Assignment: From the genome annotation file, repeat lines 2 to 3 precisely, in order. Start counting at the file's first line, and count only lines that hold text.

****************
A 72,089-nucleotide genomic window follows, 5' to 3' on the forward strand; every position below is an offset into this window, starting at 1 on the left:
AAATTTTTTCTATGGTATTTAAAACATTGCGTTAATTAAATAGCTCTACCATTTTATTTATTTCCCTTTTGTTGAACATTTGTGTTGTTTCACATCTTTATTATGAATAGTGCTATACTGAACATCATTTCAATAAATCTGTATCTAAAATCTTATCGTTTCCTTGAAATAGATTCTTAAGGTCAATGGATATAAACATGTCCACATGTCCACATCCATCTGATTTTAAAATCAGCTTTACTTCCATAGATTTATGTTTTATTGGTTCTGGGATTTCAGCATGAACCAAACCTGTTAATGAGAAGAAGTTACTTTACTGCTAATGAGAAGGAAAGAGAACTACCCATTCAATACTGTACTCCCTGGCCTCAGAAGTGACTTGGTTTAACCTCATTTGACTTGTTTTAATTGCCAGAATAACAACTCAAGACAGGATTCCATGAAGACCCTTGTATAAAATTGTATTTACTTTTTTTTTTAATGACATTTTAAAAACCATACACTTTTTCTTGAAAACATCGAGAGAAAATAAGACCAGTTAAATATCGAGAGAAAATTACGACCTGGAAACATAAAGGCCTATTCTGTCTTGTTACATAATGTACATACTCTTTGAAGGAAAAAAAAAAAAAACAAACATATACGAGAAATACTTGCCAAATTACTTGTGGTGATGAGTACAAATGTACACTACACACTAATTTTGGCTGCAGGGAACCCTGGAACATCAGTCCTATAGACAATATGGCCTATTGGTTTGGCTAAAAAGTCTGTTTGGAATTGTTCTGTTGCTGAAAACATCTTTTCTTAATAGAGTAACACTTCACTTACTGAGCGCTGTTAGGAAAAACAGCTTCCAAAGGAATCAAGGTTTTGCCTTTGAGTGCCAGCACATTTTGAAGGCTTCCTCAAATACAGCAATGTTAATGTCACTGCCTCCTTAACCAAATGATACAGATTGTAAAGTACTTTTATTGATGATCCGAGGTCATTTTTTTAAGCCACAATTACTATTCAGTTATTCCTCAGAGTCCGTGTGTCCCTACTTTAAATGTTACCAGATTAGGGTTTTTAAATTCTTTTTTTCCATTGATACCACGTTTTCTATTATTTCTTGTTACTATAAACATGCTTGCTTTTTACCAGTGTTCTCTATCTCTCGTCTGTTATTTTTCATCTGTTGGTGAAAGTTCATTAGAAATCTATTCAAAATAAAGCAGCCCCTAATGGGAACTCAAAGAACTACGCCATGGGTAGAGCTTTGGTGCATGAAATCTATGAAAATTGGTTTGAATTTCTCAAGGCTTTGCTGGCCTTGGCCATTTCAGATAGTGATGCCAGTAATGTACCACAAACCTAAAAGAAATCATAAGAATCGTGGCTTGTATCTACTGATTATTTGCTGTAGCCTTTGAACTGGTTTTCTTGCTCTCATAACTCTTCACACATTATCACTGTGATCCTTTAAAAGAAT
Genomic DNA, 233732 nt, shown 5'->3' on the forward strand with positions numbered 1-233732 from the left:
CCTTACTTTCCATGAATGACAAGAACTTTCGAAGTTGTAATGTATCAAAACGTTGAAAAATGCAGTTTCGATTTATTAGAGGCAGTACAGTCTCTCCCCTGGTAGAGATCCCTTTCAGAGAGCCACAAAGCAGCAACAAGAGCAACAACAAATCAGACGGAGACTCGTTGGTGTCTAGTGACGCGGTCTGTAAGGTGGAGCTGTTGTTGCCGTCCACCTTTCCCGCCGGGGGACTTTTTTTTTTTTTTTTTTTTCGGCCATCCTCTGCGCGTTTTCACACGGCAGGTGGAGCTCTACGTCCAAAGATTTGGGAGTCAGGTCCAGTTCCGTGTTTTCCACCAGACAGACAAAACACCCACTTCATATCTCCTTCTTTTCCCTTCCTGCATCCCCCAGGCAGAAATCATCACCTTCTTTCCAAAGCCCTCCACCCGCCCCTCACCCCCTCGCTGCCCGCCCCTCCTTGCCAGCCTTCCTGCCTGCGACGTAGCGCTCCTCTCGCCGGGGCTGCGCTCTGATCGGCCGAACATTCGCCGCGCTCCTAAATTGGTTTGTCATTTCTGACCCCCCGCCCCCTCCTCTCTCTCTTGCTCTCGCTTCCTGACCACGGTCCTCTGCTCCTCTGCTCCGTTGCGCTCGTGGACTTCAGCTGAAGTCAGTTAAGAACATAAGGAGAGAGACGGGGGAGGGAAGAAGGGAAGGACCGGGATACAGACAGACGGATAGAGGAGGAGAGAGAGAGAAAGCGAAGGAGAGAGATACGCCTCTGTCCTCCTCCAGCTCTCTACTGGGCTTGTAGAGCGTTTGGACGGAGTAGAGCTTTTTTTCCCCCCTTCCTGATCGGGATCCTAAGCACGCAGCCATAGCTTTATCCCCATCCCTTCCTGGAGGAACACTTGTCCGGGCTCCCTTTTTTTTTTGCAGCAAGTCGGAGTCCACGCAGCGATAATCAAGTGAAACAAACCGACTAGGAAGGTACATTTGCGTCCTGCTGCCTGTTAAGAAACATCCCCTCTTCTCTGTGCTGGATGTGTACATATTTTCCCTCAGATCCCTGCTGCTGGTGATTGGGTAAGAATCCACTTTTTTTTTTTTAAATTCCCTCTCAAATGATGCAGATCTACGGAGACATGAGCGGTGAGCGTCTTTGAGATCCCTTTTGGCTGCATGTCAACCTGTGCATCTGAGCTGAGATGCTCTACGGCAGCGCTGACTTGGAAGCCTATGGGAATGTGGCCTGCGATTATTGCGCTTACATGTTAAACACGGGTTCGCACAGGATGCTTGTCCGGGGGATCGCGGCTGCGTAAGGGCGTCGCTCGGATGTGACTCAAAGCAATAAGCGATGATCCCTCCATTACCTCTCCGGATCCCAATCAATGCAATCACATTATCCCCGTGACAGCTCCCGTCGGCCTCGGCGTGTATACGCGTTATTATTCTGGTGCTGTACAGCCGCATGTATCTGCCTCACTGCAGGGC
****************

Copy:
AAATTTTTTCTATGGTATTTAAAACATTGCGTTAATTAAATAGCTCTACCATTTTATTTATTTCCCTTTTGTTGAACATTTGTGTTGTTTCACATCTTTATTATGAATAGTGCTATACTGAACATCATTTCAATAAATCTGTATCTAAAATCTTATCGTTTCCTTGAAATAGATTCTTAAGGTCAATGGATATAAACATGTCCACATGTCCACATCCATCTGATTTTAAAATCAGCTTTACTTCCATAGATTTATGTTTTATTGGTTCTGGGATTTCAGCATGAACCAAACCTGTTAATGAGAAGAAGTTACTTTACTGCTAATGAGAAGGAAAGAGAACTACCCATTCAATACTGTACTCCCTGGCCTCAGAAGTGACTTGGTTTAACCTCATTTGACTTGTTTTAATTGCCAGAATAACAACTCAAGACAGGATTCCATGAAGACCCTTGTATAAAATTGTATTTACTTTTTTTTTTAATGACATTTTAAAAACCATACACTTTTTCTTGAAAACATCGAGAGAAAATAAGACCAGTTAAATATCGAGAGAAAATTACGACCTGGAAACATAAAGGCCTATTCTGTCTTGTTACATAATGTACATACTCTTTGAAGGAAAAAAAAAAAAAACAAACATATACGAGAAATACTTGCCAAATTACTTGTGGTGATGAGTACAAATGTACACTACACACTAATTTTGGCTGCAGGGAACCCTGGAACATCAGTCCTATAGACAATATGGCCTATTGGTTTGGCTAAAAAGTCTGTTTGGAATTGTTCTGTTGCTGAAAACATCTTTTCTTAATAGAGTAACACTTCACTTACTGAGCGCTGTTAGGAAAAACAGCTTCCAAAGGAATCAAGGTTTTGCCTTTGAGTGCCAGCACATTTTGAAGGCTTCCTCAAATACAGCAATGTTAATGTCACTGCCTCCTTAACCAAATGATACAGATTGTAAAGTACTTTTATTGATGATCCGAGGTCATTTTTTTAAGCCACAATTACTATTCAGTTATTCCTCAGAGTCCGTGTGTCCCTACTTTAAATGTTACCAGATTAGGGTTTTTAAATTCTTTTTTTCCATTGATACCACGTTTTCTATTATTTCTTGTTACTATAAACATGCTTGCTTTTTACCAGTGTTCTCTATCTCTCGTCTGTTATTTTTCATCTGTTGGTGAAAGTTCATTAGAAATCTATTCAAAATAAAGCAGCCCCTAATGGGAACTCAAAGAACTACGCCATGGGTAGAGCTTTGGTGCATGAAATCTATGAAAATTGGTTTGAATTTCTCAAGGCTTTGCTGGCCTTGGCCATTTCAGATAGTGATGCCAGTAATGTACCACAAACCTAAAAGAAATCATAAGAATCGTGGCTTGTATCTACTGATTATTTGCTGTAGCCTTTGAACTGGTTTTCTTGCTCTCATAACTCTTCACACATTATCACTGTGATCCTTTAAAAGAAT
Genomic DNA, 233732 nt, shown 5'->3' on the forward strand with positions numbered 1-233732 from the left: